Baby girl completed Kindergarten last week. Her first year of school is done and over with and I now officially have a first-grader. Wow.
She was pretty sad about finishing up the school year, mostly because she was feeling like she’d miss her teacher and friends. She came home on her last day of school saying, “I want to stay in Kindergarten another year. I don’t want to move to first grade.” I told her that it would all be okay and that we definitely want to move forward in life, not backward. “Progress is good,” I told her. “Why?” she asked.
Her question stumped me for a second. How was I to explain such an abstract concept of progression to a six-year-old?
I decided to compare it to physical growth – hers and that of plants. She had recently learned of a plant’s life cycle, so I knew it would be an easy connection for her. “If a seed doesn’t progress, then it gets stuck as a seed and doesn’t grow into a plant, right? The same goes for you. You want to get bigger, don’t you?” She nodded and I continued to explain that our minds need to grow too. “If not, we’ll get stuck and we’ll never know anything new!”
She seemed to understand this, but still wished she could stay in Kindergarten and learn new things there. I realized no amount of words were going to help my baby girl in that moment, so I gave her what I knew she needed, a hug.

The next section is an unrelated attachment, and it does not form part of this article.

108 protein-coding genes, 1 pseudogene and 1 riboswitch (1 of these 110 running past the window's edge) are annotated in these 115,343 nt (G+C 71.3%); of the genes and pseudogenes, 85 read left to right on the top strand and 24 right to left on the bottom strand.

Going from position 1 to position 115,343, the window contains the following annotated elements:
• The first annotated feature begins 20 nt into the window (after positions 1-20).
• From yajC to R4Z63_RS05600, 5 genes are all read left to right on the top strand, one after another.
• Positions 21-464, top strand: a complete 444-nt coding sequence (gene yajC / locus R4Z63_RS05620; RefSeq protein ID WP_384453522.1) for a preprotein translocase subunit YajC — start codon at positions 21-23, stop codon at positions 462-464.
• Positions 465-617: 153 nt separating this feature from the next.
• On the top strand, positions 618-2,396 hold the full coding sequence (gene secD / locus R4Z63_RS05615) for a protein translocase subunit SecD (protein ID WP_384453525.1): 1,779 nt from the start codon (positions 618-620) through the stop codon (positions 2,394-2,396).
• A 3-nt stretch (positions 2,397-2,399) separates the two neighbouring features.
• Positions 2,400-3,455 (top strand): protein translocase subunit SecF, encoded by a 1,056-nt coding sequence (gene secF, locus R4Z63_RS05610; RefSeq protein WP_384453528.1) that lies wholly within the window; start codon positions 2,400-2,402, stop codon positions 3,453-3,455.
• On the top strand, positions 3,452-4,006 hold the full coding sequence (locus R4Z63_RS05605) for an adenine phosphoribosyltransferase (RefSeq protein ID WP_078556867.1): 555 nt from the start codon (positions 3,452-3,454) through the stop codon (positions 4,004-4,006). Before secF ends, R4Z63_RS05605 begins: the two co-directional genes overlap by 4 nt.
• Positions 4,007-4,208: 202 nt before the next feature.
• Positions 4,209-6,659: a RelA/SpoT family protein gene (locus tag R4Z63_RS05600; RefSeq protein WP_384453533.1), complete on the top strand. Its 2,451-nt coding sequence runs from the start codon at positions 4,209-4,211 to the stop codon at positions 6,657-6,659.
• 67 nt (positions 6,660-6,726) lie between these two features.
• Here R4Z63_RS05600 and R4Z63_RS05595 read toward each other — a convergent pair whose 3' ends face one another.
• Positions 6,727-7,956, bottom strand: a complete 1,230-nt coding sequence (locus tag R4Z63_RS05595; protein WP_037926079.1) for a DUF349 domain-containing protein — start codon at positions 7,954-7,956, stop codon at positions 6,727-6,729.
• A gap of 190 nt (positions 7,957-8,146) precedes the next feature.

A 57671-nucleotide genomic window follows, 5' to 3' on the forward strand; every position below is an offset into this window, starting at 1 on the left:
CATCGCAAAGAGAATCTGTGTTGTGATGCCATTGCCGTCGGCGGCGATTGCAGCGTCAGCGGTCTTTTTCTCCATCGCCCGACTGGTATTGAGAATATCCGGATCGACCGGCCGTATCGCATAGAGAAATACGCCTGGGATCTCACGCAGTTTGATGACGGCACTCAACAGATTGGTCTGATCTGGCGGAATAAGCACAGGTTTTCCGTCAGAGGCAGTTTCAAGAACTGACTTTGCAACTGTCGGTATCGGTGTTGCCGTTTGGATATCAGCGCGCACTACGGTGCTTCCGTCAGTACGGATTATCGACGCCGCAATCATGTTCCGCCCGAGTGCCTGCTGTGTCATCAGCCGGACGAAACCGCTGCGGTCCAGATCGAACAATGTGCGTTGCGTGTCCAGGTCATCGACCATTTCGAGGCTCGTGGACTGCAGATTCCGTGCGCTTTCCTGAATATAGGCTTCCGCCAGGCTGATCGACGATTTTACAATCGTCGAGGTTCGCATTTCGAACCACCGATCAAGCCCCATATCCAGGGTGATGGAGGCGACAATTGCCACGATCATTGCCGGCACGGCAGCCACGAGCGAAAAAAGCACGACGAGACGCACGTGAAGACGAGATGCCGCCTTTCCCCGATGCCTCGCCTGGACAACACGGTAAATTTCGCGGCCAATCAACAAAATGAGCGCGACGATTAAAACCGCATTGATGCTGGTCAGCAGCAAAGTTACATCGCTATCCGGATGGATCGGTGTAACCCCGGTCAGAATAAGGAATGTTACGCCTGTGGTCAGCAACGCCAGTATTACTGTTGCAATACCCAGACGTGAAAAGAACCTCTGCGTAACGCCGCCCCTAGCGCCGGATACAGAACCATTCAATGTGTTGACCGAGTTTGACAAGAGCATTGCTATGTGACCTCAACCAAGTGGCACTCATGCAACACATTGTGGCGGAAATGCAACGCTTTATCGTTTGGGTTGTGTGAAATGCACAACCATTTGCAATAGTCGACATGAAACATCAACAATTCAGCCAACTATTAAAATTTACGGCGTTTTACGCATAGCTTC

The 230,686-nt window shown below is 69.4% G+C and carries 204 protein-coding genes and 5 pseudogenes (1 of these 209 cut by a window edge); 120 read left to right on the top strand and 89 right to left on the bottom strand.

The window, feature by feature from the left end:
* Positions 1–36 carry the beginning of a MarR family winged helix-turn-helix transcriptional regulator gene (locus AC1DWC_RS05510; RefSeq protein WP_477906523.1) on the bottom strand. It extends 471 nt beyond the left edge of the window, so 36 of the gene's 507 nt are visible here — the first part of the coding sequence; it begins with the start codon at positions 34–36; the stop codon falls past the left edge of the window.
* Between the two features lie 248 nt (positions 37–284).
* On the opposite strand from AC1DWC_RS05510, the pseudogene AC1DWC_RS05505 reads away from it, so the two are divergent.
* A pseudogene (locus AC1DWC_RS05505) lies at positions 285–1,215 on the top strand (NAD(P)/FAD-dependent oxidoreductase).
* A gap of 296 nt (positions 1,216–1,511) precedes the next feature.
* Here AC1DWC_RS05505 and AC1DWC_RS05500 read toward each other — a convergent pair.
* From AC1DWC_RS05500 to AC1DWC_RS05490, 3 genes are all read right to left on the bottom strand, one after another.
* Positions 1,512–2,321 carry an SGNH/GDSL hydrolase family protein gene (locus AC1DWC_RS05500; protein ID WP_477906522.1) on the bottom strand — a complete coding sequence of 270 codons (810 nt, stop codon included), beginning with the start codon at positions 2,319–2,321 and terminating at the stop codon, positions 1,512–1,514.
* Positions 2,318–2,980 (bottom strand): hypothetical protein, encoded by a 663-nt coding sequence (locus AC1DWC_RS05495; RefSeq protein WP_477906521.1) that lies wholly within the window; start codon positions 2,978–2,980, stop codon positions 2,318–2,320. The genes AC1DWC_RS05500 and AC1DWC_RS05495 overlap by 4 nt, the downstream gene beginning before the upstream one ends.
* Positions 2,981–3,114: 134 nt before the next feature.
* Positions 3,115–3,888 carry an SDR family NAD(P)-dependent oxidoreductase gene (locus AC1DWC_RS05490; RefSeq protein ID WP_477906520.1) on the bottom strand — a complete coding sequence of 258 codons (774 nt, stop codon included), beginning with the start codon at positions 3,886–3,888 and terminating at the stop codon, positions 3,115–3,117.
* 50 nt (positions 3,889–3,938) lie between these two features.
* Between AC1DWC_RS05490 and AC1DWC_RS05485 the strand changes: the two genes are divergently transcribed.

As a woman, I know that sometimes us girls just need a big hug, without words, to help us feel better. It makes little sense to many, except maybe other women. Sometimes we don’t want to make sense of things, or fix the situation. I know exactly what that feels like and yet there I was trying to “fix” my baby girl’s feelings on finishing Kindergarten. The hug I gave her did so much more to help her than any of my words.
With that hug, I immediately felt a release of the worry in her little body. Since that day, she still sometimes mentions she’s going to miss her teacher, but she hasn’t said anything about wanting to stay in Kindergarten. In fact, she’s made statements starting with, “When I’m in first grade…” I guess she’s showing progress after all.
Were your children sad when they finished their first year of school?